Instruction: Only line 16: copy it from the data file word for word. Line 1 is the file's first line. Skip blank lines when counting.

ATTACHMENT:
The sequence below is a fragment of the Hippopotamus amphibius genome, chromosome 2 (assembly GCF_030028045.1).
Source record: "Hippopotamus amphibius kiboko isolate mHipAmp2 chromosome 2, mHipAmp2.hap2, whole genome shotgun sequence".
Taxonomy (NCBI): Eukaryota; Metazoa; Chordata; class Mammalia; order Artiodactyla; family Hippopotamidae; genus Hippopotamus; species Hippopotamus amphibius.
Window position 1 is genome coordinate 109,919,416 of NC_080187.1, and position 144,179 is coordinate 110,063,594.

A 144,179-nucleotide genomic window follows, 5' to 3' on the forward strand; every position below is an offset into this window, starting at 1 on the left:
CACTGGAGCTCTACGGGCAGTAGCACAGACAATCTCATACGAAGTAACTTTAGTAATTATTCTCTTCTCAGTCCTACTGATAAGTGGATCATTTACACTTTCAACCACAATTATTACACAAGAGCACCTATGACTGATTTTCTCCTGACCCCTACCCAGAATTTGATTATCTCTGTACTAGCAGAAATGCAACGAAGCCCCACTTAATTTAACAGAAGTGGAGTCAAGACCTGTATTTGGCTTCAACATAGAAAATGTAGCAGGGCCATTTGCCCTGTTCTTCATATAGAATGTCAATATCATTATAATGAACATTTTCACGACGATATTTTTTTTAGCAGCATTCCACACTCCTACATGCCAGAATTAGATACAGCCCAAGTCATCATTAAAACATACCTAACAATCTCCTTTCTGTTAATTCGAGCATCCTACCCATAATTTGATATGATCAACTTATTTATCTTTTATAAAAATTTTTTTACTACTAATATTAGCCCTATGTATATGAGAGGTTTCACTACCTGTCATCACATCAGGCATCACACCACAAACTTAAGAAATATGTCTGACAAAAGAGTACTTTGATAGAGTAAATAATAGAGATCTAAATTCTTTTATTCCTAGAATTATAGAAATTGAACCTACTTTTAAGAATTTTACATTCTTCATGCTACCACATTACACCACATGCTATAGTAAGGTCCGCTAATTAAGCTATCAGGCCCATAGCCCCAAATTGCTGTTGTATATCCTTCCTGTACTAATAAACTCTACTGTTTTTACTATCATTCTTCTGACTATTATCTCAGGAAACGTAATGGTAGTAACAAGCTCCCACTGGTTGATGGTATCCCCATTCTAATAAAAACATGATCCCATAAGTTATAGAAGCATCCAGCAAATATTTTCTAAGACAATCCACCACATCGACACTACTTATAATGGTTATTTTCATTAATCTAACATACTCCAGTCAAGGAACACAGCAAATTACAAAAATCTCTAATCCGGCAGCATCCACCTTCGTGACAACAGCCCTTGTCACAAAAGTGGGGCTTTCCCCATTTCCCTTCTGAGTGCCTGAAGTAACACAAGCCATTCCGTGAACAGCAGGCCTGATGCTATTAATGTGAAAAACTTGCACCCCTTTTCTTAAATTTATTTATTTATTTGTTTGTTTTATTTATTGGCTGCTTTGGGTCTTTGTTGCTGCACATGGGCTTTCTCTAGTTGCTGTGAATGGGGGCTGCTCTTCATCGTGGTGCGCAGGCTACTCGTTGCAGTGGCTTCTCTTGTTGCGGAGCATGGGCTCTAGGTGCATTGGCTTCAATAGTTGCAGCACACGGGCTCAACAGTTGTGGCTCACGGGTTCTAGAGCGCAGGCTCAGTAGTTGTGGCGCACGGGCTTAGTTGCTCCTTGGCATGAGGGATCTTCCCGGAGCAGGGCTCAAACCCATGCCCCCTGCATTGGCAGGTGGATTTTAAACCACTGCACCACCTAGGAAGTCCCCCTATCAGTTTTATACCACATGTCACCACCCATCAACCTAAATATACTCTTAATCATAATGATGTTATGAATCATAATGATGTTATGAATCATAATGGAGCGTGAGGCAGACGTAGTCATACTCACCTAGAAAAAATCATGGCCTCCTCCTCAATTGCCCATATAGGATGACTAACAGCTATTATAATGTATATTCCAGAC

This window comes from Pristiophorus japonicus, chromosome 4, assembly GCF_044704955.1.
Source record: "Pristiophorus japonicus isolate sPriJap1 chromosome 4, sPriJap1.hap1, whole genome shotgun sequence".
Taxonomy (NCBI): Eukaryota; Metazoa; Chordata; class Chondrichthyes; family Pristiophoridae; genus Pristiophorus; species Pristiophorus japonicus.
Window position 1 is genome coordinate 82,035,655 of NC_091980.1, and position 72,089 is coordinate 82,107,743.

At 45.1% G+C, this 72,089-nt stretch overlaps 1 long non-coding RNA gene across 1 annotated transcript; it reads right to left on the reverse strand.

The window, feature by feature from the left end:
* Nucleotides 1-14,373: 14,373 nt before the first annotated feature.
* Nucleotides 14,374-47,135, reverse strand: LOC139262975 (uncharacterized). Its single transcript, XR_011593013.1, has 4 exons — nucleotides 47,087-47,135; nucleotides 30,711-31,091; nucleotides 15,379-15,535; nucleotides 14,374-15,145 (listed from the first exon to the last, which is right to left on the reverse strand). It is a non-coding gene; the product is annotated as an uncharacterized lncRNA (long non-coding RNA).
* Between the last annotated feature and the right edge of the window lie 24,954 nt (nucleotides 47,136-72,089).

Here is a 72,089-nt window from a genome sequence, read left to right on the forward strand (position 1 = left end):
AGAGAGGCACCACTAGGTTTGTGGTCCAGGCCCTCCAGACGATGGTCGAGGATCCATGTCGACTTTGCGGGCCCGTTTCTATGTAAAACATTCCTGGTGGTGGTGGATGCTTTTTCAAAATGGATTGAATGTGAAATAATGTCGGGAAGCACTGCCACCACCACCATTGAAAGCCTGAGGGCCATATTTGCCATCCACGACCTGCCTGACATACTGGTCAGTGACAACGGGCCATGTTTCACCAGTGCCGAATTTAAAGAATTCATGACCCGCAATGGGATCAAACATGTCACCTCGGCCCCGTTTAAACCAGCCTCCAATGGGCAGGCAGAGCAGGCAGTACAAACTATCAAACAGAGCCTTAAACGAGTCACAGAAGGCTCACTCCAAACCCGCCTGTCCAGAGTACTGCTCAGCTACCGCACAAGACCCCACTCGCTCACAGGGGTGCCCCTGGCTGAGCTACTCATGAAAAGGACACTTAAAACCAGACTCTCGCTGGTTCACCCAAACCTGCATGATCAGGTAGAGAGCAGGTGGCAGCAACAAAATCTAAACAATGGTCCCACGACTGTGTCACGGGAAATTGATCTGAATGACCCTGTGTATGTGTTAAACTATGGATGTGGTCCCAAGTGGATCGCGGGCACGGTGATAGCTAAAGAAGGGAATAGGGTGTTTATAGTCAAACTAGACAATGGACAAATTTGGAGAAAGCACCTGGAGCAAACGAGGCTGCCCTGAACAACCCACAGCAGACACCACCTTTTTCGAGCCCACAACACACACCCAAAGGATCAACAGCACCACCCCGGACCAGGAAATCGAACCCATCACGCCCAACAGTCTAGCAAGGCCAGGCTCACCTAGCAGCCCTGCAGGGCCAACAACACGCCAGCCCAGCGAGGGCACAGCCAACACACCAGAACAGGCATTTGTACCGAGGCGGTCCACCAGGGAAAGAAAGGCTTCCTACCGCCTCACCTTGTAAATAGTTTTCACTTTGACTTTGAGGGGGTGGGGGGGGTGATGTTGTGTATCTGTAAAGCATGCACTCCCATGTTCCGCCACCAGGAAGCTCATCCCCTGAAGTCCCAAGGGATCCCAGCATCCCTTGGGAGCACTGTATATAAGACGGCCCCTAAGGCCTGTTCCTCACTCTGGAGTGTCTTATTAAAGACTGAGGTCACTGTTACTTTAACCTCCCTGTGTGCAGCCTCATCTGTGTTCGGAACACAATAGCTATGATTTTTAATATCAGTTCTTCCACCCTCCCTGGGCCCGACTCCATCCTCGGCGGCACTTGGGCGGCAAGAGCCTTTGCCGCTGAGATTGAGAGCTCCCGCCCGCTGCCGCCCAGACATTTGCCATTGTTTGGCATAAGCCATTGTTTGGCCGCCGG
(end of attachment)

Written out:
Here is a 72,089-nt window from a genome sequence, read left to right on the forward strand (position 1 = left end):